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Muhammad Iltifat HusaIn Vs. Alim-un-nissa Bibi and ors. - Court Judgment

LegalCrystal Citation
SubjectCivil
CourtAllahabad
Decided On
Judge
Reported inAIR1918All105; (1918)ILR40All551
AppellantMuhammad Iltifat Husain
RespondentAlim-un-nissa Bibi and ors.
Excerpt:
civil procedure code (1908), order xxxiv, rule 6 - application for decree over against the mortgagor--limitation--act no. ix of 1908 (indian limitation act), schedule 1, article 181. - .....out of the property sold, the court may pass a decree for such amount. in the present case the original mortgage decree was obtained in february, 1906, the mortgage property consisted of two villages. in the events which happened the mortgagee became entitled to the equity of redemption of one of the villages, the result being that the two interests, that is, the interest of the mortgagee and the interest of the mortgagor, vested in one person. this operated to discharge the mortgage to the extent of the value of the property acquired by the mortgagee. in the year 1911 the other village was put up to sale and purchased by the decree-holder. accordingly, the mortgaged property and all rights in respect of it were exhausted in the year 1911, and it was on this basis that the.....
Judgment:

Henry Richards, C.J. and Pramada Charan Banerji, J.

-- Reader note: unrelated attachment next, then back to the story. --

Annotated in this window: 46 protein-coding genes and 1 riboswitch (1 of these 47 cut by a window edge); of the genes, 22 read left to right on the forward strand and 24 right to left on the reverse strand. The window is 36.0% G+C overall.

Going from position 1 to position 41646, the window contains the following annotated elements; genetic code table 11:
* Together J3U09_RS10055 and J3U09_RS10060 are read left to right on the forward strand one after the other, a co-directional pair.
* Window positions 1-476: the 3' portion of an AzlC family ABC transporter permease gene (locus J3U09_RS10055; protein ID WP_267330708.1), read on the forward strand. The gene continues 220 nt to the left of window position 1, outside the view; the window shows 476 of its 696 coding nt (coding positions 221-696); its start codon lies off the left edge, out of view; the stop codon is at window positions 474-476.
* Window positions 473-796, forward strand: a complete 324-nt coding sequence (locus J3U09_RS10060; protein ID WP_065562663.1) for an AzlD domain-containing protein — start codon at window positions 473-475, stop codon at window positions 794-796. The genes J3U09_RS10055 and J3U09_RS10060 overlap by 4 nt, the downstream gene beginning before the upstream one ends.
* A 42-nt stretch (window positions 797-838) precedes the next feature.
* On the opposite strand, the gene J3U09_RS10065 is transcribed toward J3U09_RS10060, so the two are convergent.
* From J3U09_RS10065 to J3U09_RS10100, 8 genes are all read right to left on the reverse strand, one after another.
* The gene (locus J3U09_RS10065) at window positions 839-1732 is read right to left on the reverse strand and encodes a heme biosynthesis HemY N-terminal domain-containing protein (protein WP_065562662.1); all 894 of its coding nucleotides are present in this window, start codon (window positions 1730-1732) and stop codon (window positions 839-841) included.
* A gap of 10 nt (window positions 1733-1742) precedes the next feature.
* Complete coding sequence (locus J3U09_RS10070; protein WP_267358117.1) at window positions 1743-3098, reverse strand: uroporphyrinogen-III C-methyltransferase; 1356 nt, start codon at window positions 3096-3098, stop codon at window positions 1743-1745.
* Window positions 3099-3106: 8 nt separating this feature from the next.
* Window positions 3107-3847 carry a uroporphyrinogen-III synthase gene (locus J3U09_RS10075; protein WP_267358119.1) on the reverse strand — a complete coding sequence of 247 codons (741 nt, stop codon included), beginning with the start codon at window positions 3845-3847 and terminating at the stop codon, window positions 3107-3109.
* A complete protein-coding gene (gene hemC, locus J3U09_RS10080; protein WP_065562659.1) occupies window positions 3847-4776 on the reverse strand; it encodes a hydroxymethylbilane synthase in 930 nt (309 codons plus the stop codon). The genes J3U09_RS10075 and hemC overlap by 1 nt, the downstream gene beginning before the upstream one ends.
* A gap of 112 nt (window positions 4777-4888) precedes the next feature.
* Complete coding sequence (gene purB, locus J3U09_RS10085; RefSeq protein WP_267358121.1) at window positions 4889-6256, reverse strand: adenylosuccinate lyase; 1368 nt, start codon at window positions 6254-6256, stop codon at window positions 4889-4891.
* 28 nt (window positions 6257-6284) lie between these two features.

1. This appeal arises out of an application under Order XXXIV, Rule 6. This Rule applies to cases in which after the mortgaged property has been sold the mortgagee comes to court and asks for a personal decree for the balance left due. The Rule provides that 'where the net proceeds of any such sale are found to be insufficient to pay the amount due to the plaintiff, if the balance is legally recoverable from the defendant otherwise than out of the property sold, the court may pass a decree for such amount. In the present case the original mortgage decree was obtained in February, 1906, the mortgage property consisted of two villages. In the events which happened the mortgagee became entitled to the equity of redemption of one of the villages, the result being that the two interests, that is, the interest of the mortgagee and the interest of the mortgagor, vested in one person. This operated to discharge the mortgage to the extent of the value of the property acquired by the mortgagee. In the year 1911 the other village was put up to sale and purchased by the decree-holder. Accordingly, the mortgaged property and all rights in respect of it were exhausted in the year 1911, and it was on this basis that the application for a personal decree was made. The application was made in the year 1915, but there was another application for a similar decree in the meantime (1913). If the present application can be regarded as an application for execution of the original mortgage decree, then perhaps the application which was made in 1913 would save limitation. If on the other hand the present application is not an application for execution of the original mortgage decree but is an application for a fresh decree, then the application should have been made within three years from the time when the right to make such application accrued, and the Article which governs the application is Article 181 of the Limitation Act. We find it impossible to hold that an application for a decree under the provisions of Order XXXIV, Rule 6, is an application for the execution of the original decree, which was a decree for the sale of certain property. We think that it is an application in the original suit for a new decree and that it cannot be regarded as an application in execution, In a somewhat similar case-Bihari Lal v. Risheshar Dayal (1912) 9 A L. J. 569- Mr. Justice Chamier seems to have expressed the view that Article 181 governs an application for a decree under Order XXXIV, Rule 6. In this view the Order of the court below dismissing the application was correct, although the reasons for the court's decision may be open to question. We dismiss the appeal with costs.


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